1598 | Messina

Hey Nonny Nonny

A Shakespearean ditty.

[An orchard. Enter Don Pedro, Leonato, Claudio, and Balthasar with music.]

Don Pedro: Come, shall we hear this music?

Claudio: Yea, my good lord. How still the evening is,
              As hushed on purpose to grace harmony!

Don Pedro: Come, Balthasar, we’ll hear that song again.

Balthasar: Oh, good my lord, tax not so bad a voice,
              To slander music any more than once.

Don Pedro: It is the witness still of excellency,
              To put a strange face on his own perfection:
              I pray thee sing, and let me woo no more.

Balthasar: Because you talk of wooing I will sing,
              Since many a wooer doth commence his suit,
              To her he thinks not worthy, yet he woos,
              Yet will he swear he loves.

Don Pedro:                                       Nay, pray thee come;
              Or if thou wilt hold longer argument,
              Do it in notes.

Balthasar:                      Note this before my notes,
              There’s not a note of mine that’s worth the noting.

Don Pedro: Why these are very crotchets that he speaks.
              Note notes, forsooth, and nothing.

[Music]

Balthasar: Sigh no more, ladies, sigh no more,
                   Men were deceivers ever,
              One foot in sea, and one on shore,
                   To one thing constant never.
              Then sigh not so, but let them go,
                   And be you blithe and bonny,
              Converting all your sounds of woe,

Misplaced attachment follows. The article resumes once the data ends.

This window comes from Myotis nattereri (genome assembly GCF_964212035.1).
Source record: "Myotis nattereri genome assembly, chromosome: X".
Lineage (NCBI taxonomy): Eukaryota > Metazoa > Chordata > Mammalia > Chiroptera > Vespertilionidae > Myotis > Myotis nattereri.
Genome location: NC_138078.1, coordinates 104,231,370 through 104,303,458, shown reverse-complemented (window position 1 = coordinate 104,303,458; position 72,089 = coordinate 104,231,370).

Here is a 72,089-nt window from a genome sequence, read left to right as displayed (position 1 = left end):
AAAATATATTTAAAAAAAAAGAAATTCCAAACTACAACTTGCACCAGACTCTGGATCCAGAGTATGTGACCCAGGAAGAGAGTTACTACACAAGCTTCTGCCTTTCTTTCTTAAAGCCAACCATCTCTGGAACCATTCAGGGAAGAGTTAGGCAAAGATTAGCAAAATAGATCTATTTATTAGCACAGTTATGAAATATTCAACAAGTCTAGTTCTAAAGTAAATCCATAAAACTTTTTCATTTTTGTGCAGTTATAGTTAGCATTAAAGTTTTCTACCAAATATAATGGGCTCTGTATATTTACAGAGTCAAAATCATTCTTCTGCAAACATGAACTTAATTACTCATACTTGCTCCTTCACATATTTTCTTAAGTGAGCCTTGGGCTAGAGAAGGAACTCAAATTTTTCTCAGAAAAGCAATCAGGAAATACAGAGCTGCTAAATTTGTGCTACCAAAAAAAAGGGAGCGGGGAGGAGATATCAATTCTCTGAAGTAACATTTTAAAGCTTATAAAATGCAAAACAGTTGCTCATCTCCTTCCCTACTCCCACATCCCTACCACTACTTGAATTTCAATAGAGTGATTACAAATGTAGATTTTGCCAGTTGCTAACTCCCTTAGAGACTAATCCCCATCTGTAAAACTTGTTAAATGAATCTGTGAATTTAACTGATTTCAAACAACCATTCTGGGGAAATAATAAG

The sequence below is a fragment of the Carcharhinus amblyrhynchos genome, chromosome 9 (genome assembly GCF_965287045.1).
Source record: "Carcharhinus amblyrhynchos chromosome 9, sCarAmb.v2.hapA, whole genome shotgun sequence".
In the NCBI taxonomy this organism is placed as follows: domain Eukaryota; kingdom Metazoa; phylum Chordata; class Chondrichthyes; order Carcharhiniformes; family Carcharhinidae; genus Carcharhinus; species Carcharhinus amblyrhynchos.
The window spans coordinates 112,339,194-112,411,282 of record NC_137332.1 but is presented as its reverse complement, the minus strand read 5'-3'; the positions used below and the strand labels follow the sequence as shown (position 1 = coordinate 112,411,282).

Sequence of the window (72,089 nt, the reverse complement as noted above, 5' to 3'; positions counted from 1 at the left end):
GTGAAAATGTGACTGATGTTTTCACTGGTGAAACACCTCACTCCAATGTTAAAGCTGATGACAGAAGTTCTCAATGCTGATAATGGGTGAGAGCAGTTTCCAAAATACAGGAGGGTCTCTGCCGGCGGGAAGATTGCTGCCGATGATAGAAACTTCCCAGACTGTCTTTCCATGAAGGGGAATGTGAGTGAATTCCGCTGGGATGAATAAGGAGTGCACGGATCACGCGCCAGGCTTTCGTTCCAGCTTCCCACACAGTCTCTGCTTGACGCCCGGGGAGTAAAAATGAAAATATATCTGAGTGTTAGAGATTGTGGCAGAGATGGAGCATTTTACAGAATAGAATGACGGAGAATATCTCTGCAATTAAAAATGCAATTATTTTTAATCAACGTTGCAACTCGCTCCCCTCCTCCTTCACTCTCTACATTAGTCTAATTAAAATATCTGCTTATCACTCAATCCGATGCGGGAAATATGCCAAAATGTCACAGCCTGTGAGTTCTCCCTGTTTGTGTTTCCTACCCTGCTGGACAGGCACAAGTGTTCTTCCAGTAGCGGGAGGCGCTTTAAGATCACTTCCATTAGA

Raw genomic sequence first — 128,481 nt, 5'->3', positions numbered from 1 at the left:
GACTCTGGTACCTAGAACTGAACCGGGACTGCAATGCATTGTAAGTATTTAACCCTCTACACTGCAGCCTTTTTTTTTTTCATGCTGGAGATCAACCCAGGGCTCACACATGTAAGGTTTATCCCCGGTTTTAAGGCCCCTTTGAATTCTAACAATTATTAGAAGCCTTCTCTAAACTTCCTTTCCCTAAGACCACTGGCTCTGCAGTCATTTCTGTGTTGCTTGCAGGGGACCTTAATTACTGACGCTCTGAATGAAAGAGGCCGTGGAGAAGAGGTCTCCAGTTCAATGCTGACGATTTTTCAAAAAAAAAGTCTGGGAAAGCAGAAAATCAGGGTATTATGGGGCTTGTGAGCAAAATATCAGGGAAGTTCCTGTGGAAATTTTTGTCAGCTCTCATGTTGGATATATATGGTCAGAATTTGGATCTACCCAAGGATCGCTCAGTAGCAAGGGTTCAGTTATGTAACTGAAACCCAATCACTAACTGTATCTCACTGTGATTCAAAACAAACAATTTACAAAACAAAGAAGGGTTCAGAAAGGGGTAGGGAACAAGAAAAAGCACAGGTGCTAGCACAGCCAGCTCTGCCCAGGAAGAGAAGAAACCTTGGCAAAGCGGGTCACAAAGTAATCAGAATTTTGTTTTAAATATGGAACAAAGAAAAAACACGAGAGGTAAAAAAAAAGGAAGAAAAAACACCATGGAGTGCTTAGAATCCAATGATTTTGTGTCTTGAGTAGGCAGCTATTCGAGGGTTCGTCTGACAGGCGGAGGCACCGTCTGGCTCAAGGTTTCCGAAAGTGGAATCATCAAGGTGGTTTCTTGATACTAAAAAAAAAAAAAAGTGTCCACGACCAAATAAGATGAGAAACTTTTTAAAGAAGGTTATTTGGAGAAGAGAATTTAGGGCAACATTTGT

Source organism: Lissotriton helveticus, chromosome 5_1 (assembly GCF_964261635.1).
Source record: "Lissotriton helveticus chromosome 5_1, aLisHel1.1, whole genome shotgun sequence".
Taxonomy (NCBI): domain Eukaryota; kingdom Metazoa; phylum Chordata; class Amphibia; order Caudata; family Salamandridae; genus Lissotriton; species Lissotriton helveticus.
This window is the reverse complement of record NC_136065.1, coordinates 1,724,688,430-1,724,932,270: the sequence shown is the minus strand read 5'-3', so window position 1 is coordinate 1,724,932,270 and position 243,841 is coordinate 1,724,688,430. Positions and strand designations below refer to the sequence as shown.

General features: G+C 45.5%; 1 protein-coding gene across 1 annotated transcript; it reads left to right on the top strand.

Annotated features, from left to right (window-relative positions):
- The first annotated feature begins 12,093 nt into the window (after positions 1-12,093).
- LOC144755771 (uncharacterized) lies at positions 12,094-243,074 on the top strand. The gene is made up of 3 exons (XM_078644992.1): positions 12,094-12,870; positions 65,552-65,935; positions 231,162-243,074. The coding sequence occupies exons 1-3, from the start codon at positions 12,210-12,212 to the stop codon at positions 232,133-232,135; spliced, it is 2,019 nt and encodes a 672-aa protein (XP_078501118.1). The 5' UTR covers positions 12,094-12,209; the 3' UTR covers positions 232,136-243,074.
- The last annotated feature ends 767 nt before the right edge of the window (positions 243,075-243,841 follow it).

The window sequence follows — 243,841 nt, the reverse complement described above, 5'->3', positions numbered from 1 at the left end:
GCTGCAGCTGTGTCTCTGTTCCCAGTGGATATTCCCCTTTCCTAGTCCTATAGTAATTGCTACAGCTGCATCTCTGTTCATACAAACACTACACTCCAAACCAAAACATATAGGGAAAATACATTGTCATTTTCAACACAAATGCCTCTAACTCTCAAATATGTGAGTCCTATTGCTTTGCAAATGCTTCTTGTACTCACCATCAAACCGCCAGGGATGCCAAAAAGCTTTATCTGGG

Into hey nonny nonny.

              Sing no more ditties, sing no mo,
                   Of dumps so dull and heavy,
              The fraud of men was ever so,
                   Since summer first was leafy.
              Then sigh not so, but let them go,
                   And be you blithe and bonny,
              Converting all your sounds of woe
                   Into hey nonny nonny.

Don Pedro: By my troth a good song.

Balthasar: And an ill singer, my lord.

Don Pedro: Ha, no no faith, thou sing’st well enough for a shift.

Contributor

William Shakespeare

From Much Ado About Nothing. Although the specific tune Balthasar sings in the scene is not recorded, the music historian Ross W. Duffin has written that the lyrical form fits a popular song of the period called “Lusty Gallant.” The stage direction in the folio edition of the play calls for the additional entrance of “Iacke Wilson”; some have taken this to indicate the sacred-music composer John Wilson played the role of Balthasar in an early production.